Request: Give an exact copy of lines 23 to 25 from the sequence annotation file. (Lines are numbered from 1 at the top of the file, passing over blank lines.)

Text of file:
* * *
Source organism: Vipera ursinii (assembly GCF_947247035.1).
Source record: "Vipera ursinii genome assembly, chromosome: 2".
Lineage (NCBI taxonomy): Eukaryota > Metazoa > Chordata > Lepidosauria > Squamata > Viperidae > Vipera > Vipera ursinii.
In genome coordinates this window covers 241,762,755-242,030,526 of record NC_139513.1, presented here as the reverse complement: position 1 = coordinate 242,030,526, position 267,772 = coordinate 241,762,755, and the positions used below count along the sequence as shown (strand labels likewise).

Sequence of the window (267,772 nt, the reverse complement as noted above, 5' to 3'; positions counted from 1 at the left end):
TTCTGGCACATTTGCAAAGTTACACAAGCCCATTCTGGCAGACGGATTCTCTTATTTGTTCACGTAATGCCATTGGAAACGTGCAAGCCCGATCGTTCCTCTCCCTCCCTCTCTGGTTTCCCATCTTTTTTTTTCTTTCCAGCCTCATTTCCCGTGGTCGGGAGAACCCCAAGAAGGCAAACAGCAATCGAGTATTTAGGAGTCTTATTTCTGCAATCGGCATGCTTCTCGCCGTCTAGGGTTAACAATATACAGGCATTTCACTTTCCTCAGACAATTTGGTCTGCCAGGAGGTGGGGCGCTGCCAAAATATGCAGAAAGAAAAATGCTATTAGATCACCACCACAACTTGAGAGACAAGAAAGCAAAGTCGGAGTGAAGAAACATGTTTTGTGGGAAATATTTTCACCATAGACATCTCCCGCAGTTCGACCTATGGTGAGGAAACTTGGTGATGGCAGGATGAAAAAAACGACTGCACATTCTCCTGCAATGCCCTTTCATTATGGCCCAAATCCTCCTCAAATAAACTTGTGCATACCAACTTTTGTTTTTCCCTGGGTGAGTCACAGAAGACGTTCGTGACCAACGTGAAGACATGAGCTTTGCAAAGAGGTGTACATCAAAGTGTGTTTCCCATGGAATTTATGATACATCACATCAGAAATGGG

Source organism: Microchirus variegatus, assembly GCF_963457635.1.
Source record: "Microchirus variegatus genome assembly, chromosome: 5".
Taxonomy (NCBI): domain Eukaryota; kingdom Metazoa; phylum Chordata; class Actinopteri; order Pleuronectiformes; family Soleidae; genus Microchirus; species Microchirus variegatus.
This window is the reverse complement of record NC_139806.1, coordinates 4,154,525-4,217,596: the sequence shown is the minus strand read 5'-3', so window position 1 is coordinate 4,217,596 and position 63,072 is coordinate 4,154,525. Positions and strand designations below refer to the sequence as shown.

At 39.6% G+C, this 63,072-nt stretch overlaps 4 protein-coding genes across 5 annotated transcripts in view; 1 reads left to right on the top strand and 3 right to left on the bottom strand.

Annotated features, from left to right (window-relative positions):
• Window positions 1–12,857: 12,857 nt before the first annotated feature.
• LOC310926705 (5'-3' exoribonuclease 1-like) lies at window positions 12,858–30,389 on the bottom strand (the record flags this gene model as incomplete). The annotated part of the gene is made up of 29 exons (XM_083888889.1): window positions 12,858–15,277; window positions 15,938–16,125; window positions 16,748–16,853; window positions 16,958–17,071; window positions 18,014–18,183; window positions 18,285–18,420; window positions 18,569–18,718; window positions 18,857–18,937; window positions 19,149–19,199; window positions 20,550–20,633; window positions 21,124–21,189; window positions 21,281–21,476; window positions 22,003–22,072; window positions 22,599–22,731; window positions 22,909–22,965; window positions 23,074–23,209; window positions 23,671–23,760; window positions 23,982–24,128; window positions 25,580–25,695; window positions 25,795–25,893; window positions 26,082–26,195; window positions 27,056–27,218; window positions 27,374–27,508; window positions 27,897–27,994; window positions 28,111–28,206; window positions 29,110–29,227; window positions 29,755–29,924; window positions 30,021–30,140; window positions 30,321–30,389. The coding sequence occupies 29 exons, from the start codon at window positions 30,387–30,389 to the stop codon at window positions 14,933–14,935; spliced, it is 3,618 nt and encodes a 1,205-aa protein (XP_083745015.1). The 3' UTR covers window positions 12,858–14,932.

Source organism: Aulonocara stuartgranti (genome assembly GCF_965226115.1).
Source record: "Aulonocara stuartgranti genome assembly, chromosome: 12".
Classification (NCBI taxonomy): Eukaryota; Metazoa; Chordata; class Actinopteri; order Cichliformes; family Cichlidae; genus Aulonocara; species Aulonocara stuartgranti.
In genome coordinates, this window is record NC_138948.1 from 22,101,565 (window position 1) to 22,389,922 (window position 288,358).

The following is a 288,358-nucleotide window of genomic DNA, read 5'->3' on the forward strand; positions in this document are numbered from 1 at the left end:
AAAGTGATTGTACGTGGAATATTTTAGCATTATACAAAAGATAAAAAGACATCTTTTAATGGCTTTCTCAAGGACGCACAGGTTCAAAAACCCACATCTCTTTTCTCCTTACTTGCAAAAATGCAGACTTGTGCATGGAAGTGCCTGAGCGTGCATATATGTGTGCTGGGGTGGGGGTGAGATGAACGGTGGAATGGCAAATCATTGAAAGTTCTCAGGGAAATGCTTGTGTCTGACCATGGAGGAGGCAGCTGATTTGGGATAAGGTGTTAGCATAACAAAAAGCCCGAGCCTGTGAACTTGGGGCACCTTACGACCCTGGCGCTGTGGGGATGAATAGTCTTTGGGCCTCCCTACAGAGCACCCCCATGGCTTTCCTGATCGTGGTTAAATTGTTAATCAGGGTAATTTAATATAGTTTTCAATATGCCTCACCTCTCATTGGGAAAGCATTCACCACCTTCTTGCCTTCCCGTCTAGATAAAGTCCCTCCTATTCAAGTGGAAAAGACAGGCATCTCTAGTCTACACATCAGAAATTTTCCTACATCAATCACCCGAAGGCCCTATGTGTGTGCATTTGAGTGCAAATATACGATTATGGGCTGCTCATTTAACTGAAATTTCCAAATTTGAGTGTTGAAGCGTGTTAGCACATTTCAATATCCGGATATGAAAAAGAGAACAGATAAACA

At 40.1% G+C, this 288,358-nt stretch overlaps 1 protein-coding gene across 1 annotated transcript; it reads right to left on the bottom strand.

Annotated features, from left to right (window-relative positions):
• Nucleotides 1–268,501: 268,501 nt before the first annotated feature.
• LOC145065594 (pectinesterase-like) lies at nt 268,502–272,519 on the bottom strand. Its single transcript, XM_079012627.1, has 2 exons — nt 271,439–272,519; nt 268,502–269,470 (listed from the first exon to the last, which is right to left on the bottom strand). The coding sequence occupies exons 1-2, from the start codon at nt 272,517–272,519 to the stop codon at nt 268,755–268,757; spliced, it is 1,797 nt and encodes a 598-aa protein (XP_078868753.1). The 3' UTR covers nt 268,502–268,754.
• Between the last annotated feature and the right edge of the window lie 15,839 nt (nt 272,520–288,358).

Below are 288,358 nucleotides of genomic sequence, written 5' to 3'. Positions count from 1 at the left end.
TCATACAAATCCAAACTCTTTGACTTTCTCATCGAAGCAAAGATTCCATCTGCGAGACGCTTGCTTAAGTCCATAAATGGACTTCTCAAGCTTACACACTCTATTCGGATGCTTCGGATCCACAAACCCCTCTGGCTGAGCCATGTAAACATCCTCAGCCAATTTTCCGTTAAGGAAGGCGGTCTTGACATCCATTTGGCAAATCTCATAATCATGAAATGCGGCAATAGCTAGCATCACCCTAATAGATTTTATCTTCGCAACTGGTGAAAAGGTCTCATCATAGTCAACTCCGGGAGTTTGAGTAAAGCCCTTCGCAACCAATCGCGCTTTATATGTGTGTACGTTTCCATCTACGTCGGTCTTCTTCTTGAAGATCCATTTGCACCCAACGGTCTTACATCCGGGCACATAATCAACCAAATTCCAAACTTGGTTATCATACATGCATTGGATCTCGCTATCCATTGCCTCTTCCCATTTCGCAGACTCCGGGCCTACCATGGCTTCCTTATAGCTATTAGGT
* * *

• Nucleotides 1–268,501: 268,501 nt before the first annotated feature.
• LOC145065594 (pectinesterase-like) lies at nt 268,502–272,519 on the bottom strand. Its single transcript, XM_079012627.1, has 2 exons — nt 271,439–272,519; nt 268,502–269,470 (listed from the first exon to the last, which is right to left on the bottom strand). The coding sequence occupies exons 1-2, from the start codon at nt 272,517–272,519 to the stop codon at nt 268,755–268,757; spliced, it is 1,797 nt and encodes a 598-aa protein (XP_078868753.1). The 3' UTR covers nt 268,502–268,754.
• Between the last annotated feature and the right edge of the window lie 15,839 nt (nt 272,520–288,358).